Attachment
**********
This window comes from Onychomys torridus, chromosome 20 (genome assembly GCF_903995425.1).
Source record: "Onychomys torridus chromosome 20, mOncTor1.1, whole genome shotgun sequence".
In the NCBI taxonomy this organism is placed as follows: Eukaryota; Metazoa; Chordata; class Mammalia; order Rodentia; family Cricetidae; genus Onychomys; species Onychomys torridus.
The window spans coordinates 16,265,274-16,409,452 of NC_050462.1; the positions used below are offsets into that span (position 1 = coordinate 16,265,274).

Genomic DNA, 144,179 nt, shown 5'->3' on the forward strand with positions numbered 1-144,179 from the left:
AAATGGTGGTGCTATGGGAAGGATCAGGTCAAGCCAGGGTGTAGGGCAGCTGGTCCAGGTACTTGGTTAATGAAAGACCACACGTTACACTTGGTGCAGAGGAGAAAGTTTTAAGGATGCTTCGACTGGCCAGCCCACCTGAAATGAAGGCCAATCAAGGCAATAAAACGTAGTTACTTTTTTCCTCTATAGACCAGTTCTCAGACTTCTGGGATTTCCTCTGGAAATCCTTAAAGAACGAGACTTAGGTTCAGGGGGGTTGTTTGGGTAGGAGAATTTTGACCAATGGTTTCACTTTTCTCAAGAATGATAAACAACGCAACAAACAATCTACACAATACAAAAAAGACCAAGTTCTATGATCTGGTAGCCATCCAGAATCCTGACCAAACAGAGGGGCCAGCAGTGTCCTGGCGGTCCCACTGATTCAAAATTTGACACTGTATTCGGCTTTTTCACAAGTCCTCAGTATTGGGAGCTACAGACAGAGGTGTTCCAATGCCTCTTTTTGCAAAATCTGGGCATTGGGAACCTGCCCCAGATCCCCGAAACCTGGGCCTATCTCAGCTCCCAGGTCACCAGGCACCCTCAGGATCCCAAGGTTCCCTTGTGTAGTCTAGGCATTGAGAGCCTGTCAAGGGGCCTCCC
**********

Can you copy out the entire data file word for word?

This window comes from Onychomys torridus, chromosome 20 (genome assembly GCF_903995425.1).
Source record: "Onychomys torridus chromosome 20, mOncTor1.1, whole genome shotgun sequence".
In the NCBI taxonomy this organism is placed as follows: Eukaryota; Metazoa; Chordata; class Mammalia; order Rodentia; family Cricetidae; genus Onychomys; species Onychomys torridus.
The window spans coordinates 16,265,274-16,409,452 of NC_050462.1; the positions used below are offsets into that span (position 1 = coordinate 16,265,274).

Genomic DNA, 144,179 nt, shown 5'->3' on the forward strand with positions numbered 1-144,179 from the left:
AAATGGTGGTGCTATGGGAAGGATCAGGTCAAGCCAGGGTGTAGGGCAGCTGGTCCAGGTACTTGGTTAATGAAAGACCACACGTTACACTTGGTGCAGAGGAGAAAGTTTTAAGGATGCTTCGACTGGCCAGCCCACCTGAAATGAAGGCCAATCAAGGCAATAAAACGTAGTTACTTTTTTCCTCTATAGACCAGTTCTCAGACTTCTGGGATTTCCTCTGGAAATCCTTAAAGAACGAGACTTAGGTTCAGGGGGGTTGTTTGGGTAGGAGAATTTTGACCAATGGTTTCACTTTTCTCAAGAATGATAAACAACGCAACAAACAATCTACACAATACAAAAAAGACCAAGTTCTATGATCTGGTAGCCATCCAGAATCCTGACCAAACAGAGGGGCCAGCAGTGTCCTGGCGGTCCCACTGATTCAAAATTTGACACTGTATTCGGCTTTTTCACAAGTCCTCAGTATTGGGAGCTACAGACAGAGGTGTTCCAATGCCTCTTTTTGCAAAATCTGGGCATTGGGAACCTGCCCCAGATCCCCGAAACCTGGGCCTATCTCAGCTCCCAGGTCACCAGGCACCCTCAGGATCCCAAGGTTCCCTTGTGTAGTCTAGGCATTGAGAGCCTGTCAAGGGGCCTCCC